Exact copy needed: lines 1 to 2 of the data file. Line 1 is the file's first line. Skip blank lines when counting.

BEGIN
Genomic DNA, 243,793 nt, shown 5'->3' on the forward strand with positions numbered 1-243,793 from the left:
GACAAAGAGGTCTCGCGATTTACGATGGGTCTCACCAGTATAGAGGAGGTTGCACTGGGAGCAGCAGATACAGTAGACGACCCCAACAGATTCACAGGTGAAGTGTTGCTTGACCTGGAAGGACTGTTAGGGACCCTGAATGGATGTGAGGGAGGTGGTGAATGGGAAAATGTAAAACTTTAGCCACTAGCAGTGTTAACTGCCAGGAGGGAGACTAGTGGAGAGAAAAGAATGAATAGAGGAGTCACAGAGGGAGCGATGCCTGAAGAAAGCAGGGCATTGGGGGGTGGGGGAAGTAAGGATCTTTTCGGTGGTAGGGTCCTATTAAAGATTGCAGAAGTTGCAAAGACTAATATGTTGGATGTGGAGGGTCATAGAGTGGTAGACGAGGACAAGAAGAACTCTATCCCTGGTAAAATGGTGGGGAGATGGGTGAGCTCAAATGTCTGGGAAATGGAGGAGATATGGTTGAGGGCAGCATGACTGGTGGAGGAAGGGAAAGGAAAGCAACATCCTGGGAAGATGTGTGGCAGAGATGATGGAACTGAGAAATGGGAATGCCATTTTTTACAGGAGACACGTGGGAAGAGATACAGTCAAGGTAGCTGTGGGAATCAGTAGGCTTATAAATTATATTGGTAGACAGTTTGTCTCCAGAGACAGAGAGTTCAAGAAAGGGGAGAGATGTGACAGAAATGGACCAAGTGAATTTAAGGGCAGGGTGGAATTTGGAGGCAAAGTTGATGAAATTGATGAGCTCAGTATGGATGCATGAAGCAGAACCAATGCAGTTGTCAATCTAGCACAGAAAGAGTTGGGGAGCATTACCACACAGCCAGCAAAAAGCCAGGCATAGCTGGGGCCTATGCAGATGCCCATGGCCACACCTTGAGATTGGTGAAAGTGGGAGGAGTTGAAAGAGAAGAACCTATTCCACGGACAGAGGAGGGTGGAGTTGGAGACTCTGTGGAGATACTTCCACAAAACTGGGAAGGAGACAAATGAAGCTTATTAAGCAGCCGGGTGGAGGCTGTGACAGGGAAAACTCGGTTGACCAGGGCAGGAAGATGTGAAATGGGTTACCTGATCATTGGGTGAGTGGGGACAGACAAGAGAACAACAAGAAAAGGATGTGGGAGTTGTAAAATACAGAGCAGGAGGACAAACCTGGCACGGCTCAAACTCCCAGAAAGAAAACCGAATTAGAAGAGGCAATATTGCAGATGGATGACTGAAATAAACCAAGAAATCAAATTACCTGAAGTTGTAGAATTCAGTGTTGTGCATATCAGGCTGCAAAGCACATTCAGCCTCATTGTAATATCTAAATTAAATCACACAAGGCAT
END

Genomic DNA, 243,793 nt, shown 5'->3' on the forward strand with positions numbered 1-243,793 from the left:
GACAAAGAGGTCTCGCGATTTACGATGGGTCTCACCAGTATAGAGGAGGTTGCACTGGGAGCAGCAGATACAGTAGACGACCCCAACAGATTCACAGGTGAAGTGTTGCTTGACCTGGAAGGACTGTTAGGGACCCTGAATGGATGTGAGGGAGGTGGTGAATGGGAAAATGTAAAACTTTAGCCACTAGCAGTGTTAACTGCCAGGAGGGAGACTAGTGGAGAGAAAAGAATGAATAGAGGAGTCACAGAGGGAGCGATGCCTGAAGAAAGCAGGGCATTGGGGGGTGGGGGAAGTAAGGATCTTTTCGGTGGTAGGGTCCTATTAAAGATTGCAGAAGTTGCAAAGACTAATATGTTGGATGTGGAGGGTCATAGAGTGGTAGACGAGGACAAGAAGAACTCTATCCCTGGTAAAATGGTGGGGAGATGGGTGAGCTCAAATGTCTGGGAAATGGAGGAGATATGGTTGAGGGCAGCATGACTGGTGGAGGAAGGGAAAGGAAAGCAACATCCTGGGAAGATGTGTGGCAGAGATGATGGAACTGAGAAATGGGAATGCCATTTTTTACAGGAGACACGTGGGAAGAGATACAGTCAAGGTAGCTGTGGGAATCAGTAGGCTTATAAATTATATTGGTAGACAGTTTGTCTCCAGAGACAGAGAGTTCAAGAAAGGGGAGAGATGTGACAGAAATGGACCAAGTGAATTTAAGGGCAGGGTGGAATTTGGAGGCAAAGTTGATGAAATTGATGAGCTCAGTATGGATGCATGAAGCAGAACCAATGCAGTTGTCAATCTAGCACAGAAAGAGTTGGGGAGCATTACCACACAGCCAGCAAAAAGCCAGGCATAGCTGGGGCCTATGCAGATGCCCATGGCCACACCTTGAGATTGGTGAAAGTGGGAGGAGTTGAAAGAGAAGAACCTATTCCACGGACAGAGGAGGGTGGAGTTGGAGACTCTGTGGAGATACTTCCACAAAACTGGGAAGGAGACAAATGAAGCTTATTAAGCAGCCGGGTGGAGGCTGTGACAGGGAAAACTCGGTTGACCAGGGCAGGAAGATGTGAAATGGGTTACCTGATCATTGGGTGAGTGGGGACAGACAAGAGAACAACAAGAAAAGGATGTGGGAGTTGTAAAATACAGAGCAGGAGGACAAACCTGGCACGGCTCAAACTCCCAGAAAGAAAACCGAATTAGAAGAGGCAATATTGCAGATGGATGACTGAAATAAACCAAGAAATCAAATTACCTGAAGTTGTAGAATTCAGTGTTGTGCATATCAGGCTGCAAAGCACATTCAGCCTCATTGTAATATCTAAATTAAATCACACAAGGCAT